A broken foot is a common injury. There are 26 bones in the foot, and these bones can be broken (fractured) in a variety of ways. Signs and symptoms of a broken bone in the foot are pain, swelling, redness, bruising, and limping because the person is not able to walk on the affected foot. You can tell if you have a broken foot by medical examination that includes imaging studies. The healing and recovery time for a broken bone in the foot depends upon the type of fracture and the bones broken.
Internal bleeding occurs when an artery or vein is damaged and blood to escapes the circulatory system and collects inside the body. Internal bleeding can be caused by a variety of situations such as blunt trauma, deceleration trauma, medications, fractures, and spontaneous bleeding. Treatment of internal bleeding depends on the cause of the bleeding.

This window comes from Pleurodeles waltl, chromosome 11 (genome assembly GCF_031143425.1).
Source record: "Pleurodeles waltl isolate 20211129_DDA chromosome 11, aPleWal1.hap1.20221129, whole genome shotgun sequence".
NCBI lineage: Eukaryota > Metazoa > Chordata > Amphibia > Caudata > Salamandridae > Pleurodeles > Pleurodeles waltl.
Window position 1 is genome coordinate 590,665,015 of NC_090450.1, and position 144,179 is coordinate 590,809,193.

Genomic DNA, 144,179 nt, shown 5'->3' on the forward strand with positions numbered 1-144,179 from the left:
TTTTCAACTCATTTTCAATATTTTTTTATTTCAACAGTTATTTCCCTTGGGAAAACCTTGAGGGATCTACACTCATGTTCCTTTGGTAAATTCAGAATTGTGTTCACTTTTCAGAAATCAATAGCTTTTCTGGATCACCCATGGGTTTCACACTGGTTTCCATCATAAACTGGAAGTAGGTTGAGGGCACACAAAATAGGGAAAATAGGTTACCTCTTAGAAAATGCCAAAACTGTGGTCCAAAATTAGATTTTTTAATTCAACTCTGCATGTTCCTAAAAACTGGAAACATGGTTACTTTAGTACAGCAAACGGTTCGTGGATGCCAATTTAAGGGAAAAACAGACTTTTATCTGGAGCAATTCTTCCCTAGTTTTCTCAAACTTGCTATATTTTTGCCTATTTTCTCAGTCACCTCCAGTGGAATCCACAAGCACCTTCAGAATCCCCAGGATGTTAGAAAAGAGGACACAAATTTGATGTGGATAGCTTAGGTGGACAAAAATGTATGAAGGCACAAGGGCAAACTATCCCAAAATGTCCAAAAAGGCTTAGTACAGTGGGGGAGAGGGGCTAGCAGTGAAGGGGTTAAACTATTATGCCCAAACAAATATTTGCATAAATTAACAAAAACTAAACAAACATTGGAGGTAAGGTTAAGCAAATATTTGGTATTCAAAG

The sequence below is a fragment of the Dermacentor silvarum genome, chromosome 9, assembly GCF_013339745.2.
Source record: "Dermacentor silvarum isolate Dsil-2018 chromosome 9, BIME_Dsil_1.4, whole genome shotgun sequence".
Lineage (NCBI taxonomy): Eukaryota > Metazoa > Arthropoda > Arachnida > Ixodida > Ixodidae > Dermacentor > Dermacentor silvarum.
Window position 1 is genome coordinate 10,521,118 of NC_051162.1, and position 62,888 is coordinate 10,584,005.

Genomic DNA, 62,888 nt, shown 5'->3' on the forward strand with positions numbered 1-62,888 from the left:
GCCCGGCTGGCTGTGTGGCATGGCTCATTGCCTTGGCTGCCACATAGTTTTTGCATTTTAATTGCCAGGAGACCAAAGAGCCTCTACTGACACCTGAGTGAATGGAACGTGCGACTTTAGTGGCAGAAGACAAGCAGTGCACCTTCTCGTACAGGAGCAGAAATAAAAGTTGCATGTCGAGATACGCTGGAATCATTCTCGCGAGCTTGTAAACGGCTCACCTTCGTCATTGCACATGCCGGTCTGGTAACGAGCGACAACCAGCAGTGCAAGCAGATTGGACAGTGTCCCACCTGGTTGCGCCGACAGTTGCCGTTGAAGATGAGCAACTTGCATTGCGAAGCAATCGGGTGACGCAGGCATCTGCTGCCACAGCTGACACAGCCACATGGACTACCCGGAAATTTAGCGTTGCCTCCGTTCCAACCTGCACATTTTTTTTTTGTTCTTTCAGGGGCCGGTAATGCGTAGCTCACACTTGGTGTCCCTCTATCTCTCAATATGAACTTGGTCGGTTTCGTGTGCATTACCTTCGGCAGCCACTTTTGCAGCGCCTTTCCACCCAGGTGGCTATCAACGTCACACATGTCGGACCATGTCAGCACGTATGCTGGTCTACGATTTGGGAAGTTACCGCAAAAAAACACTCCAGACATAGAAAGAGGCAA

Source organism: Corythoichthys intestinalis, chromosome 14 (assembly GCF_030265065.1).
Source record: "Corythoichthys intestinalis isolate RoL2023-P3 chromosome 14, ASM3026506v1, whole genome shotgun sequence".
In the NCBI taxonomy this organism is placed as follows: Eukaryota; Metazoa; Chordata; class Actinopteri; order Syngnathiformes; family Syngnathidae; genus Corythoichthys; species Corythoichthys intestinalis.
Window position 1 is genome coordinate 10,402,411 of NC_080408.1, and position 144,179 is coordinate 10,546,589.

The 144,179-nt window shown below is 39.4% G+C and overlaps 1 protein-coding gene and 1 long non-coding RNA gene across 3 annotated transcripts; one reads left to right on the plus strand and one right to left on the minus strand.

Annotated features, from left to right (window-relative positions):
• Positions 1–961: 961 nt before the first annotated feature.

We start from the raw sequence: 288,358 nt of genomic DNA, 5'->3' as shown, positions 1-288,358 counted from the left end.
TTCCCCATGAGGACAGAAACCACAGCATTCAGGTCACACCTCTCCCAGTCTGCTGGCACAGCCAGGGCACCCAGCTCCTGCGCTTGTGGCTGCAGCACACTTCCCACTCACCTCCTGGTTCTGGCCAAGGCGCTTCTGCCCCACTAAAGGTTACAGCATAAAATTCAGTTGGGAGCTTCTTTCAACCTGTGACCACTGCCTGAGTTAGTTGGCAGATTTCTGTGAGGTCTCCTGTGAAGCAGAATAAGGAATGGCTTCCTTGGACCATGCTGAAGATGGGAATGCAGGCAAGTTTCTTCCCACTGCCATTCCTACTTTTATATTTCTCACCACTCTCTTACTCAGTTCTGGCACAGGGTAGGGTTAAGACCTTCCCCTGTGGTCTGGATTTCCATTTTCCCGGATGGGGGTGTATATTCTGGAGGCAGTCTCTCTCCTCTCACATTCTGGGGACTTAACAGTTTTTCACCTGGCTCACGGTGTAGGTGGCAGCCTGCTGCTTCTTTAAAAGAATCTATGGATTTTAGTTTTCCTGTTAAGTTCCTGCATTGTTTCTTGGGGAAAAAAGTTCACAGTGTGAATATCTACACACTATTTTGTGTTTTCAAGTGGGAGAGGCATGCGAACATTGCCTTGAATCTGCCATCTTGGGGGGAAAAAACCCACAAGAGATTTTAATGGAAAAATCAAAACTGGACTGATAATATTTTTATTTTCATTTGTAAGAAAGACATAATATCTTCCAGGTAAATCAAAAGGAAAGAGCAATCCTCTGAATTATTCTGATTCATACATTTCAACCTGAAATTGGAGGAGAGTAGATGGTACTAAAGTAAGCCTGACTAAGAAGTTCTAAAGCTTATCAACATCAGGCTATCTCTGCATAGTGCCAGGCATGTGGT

A broken bone is a fracture. There are different types of fractures, such as: compressed, open, stress, greenstick, spiral, vertebral compression, compound, and comminuted. Symptoms of a broken bone include pain at the site of injury, swelling, and bruising around the area of injury. Treatment of a fracture depends on the type and location of the injury.
Rhabdomyolysis is a rapid deterioration and destruction of skeletal muscle. Some of the causes of rhabdomyolysis include: severe burns, muscle trauma, coma, seizures, electrolyte imbalance, medications (statins), viruses, and bacteria. Treatment of rhabdomyolysis depends on the cause.